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2018 NILG Conference Takeaways

This year’s 2018 National ILG Conference theme was “Navigating the Waves of Change” and it was an appropriate theme given many recent changes within the OFCCP as well as changes that federal contractors and the OFCCP are hopeful will occur.

Less than a week prior to the 2018 National ILG Conference, Ondray Harris stepped down from his role as the head of the OFCCP, leaving Acting Director Craig Leen to represent the OFCCP at the conference. AD Leen shared his thoughts on the current state of the OFCCP and addressed details of the agency’s plan for the future:

  1. Transparency: Changing the way federal contractors see the OFCCP by disclosing agency methodologies, providing opinion letters and possibly more FAQs, and developing meaningful conciliation agreements
  2. Certainty: Clarifying requirements, such as analysis of pay groups under Compensation Directive 307
  3. Efficiency: Reducing the number of aging cases and the length of time that passes between requests for information during compliance evaluations
  4. Recognition: Exploring re-establishing recognition awards

The federal contractor community was receptive to AD Leen’s plan and employers that have recently gone through an audit can attest that improvement is needed on the points that AD Leen addressed. But will we see change? And how quickly? Some of the initiatives that AD Leen touched on have been discussed by his predecessors with little visible change so far. Federal contractors cite many instances where local level OFCCP staff conduct their work inconsistently with national initiatives. While we give a nod to the ideas presented, we also understand that federal contractors are up against many challenges and will have to continue to navigate the changing OFCCP landscape.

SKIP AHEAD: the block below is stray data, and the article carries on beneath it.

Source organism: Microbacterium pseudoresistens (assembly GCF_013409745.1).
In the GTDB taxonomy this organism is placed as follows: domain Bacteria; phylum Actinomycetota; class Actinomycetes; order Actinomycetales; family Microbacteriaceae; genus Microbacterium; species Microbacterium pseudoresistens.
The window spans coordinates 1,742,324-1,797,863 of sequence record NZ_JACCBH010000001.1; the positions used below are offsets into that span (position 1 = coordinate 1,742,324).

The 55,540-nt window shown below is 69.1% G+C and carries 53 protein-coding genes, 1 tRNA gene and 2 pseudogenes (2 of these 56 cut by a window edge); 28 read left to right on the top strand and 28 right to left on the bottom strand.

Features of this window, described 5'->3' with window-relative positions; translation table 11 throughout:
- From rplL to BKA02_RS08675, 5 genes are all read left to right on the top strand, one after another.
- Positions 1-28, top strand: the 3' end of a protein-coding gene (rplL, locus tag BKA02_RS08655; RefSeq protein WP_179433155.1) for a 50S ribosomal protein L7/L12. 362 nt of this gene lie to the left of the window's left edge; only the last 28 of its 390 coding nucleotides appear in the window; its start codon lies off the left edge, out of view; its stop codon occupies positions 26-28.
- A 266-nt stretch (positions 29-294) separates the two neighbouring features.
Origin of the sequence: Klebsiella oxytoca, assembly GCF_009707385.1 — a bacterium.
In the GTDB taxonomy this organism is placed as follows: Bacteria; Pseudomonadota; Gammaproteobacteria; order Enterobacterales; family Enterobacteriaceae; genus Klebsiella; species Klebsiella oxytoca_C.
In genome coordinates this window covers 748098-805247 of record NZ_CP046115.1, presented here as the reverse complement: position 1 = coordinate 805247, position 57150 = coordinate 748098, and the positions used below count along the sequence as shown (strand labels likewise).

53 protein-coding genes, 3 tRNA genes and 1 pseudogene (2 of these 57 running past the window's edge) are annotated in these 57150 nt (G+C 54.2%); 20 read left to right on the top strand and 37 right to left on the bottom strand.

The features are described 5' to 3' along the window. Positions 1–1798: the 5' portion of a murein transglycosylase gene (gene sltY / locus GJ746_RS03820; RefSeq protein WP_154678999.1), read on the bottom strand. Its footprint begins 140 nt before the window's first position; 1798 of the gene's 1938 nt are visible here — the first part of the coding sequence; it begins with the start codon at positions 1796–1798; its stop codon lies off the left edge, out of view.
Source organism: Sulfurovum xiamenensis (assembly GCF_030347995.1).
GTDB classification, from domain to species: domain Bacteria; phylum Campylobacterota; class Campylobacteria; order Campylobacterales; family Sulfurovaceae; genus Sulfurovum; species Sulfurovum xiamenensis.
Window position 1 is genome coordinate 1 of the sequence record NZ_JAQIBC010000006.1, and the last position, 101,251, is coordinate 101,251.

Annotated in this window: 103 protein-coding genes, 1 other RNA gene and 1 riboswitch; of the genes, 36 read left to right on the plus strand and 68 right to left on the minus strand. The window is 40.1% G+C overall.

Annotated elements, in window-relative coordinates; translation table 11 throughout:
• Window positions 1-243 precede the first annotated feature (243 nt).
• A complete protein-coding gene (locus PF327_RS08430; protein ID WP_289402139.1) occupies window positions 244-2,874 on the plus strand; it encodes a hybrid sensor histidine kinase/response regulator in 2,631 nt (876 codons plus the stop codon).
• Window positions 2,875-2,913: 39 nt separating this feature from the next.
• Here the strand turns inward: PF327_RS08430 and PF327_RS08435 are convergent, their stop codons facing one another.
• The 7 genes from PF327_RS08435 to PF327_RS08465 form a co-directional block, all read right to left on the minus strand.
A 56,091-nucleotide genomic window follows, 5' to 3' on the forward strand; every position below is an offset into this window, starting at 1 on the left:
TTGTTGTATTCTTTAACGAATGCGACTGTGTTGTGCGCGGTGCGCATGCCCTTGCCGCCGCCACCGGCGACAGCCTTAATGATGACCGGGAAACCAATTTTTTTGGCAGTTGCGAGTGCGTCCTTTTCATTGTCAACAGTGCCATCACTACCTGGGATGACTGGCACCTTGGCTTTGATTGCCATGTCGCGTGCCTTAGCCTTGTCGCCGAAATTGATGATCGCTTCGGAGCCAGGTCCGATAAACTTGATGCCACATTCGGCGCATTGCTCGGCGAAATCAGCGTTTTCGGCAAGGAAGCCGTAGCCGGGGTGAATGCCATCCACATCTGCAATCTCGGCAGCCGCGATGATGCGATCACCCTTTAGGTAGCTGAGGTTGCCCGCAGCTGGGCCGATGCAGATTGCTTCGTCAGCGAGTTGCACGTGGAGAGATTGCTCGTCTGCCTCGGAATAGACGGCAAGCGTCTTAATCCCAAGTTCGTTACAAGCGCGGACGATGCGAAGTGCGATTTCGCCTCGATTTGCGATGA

In addition hearing from AD Leen, federal contractors came together at the National ILG Conference in Anaheim to hear from other divisions of the federal government, attorneys, consultants, and employers. Conference sessions focused on several recurring themes.

The following are the top ten takeaways for this year:

  1. Pay Equity
    • The topic is not going away anytime soon. With new laws emerging regularly at the state, municipal, and federal levels, this is going to be a continued point of focus for the OFCCP. Keep in mind that the OFCCP is the only federal agency that can gather compensation data absent a charge or lawsuit. It is important for federal contractors to analyze their compensation practices for possible discrimination at least annually, but also to address any disparities before a claim or audit.
  2. Pay Groups
    • Employers and the OFCCP frequently disagree on the best way to combine positions for pay equity analyses. Make sure your stakeholders can explain your pay groups, that documentation aligns, and that there is a reasonableness to the pay group structure. 
  3. Applicant Tracking
    • Applicant tracking has always been, and will continue to be, a major point of focus in OFCCP audits. When adverse impact is found and no documentation exists to prove why selection decisions were made, employers face a higher risk of having to compensate rejected applicants. Employers should ensure that everyone involved with the hiring process understands what the process is, knows their obligation to make non-discriminatory selection decisions, and dispositions applicants appropriately.
  4. Harassment Prevention